Students in Fort Worth noticed some big security changes when they arrived for the first day of school Monday.
The second biggest school district in North Texas is using dozens of volunteers to provide an added layer of security.
As parents rushed to give one last hug, and students shed a tear in their parents' arms, James Weatherford was getting his bike ready outside Western Hills Elementary.
Weatherford is one of about 30 volunteers trained this summer at the Police Academy to patrol elementary schools and be on the lookout for unusual behavior.
"I wanted to give back to my community," he said. "I will be on the lookout for things like large coats in the dead of summer, and too many backpacks, that kind of thing."
About 30 volunteers will patrol 10 elementary schools this year as part of a program called Code Blue. Police want these trained volunteers to become familiar with the students and their families, so they know who belongs and who is a visitor.
The pilot program gives Western Hills parents like Lashunda Lewis peace of mind.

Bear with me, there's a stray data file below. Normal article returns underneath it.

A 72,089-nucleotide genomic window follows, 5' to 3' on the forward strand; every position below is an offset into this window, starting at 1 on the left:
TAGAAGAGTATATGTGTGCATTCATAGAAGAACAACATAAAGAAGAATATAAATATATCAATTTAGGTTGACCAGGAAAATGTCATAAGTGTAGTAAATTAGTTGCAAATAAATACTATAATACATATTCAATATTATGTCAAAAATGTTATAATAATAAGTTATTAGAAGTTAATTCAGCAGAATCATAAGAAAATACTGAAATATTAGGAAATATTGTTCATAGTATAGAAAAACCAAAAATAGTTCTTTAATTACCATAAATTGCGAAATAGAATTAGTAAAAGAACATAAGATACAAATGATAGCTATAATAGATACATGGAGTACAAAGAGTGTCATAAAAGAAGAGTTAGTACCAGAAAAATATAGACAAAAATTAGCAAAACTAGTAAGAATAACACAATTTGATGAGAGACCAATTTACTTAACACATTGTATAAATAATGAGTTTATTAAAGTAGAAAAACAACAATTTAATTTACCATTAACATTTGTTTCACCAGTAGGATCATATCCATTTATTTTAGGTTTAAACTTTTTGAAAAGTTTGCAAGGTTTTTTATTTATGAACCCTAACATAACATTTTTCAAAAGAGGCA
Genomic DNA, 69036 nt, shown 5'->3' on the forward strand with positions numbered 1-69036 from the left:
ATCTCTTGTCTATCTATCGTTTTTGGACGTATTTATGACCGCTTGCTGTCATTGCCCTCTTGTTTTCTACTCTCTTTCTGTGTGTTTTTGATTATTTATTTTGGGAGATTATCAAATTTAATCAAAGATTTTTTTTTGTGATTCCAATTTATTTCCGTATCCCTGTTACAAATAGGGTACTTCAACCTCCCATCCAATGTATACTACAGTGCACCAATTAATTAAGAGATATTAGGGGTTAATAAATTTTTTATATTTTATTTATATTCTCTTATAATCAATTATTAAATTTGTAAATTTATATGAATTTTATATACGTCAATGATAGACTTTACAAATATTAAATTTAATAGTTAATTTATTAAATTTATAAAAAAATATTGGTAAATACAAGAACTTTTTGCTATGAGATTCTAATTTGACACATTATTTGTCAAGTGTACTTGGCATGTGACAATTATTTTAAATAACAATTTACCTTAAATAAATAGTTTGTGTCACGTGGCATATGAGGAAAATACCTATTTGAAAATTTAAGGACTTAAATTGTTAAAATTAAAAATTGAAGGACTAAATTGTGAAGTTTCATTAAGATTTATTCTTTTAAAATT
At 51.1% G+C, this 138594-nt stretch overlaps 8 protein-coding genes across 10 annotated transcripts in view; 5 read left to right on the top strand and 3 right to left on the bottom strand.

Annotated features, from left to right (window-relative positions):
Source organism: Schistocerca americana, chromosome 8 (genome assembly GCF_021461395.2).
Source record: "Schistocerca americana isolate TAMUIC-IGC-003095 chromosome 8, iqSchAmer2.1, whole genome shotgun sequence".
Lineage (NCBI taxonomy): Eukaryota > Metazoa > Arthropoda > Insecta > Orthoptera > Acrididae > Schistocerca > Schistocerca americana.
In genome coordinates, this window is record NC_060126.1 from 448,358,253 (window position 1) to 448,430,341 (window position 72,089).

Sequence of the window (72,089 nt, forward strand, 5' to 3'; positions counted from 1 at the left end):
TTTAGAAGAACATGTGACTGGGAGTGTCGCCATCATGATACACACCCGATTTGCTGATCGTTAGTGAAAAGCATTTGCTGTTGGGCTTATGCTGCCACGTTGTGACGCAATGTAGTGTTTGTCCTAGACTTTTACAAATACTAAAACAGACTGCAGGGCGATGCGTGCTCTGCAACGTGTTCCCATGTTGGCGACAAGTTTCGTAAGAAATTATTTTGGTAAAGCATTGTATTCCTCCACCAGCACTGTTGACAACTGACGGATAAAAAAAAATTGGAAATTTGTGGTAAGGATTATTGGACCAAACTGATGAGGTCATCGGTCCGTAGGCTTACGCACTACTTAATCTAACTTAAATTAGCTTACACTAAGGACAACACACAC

"I feel very good about that. It makes you feel more secure that your kids are safe in school," Lewis said. "I know I can be at work and know that my kid is safe at school with someone patrolling the area."
Code Blue volunteers will patrol the perimeters of the schools on mountain bikes, golf carts, in their personal cars and on foot.
"I think it's very important that we have our citizens involved with what's going on around our campuses," said superintendent Walter Dansby, who teamed up with Fort Worth Police Department to create the program.
Fort Worth police are looking for more volunteers willing to become part of the Code Blue Program.
“Our Code Blue people will be very vigilant around our campuses and they’re going to report directly to the police department,” Dansby said.
The time commitment is about three hours a day, three days a week, according to police.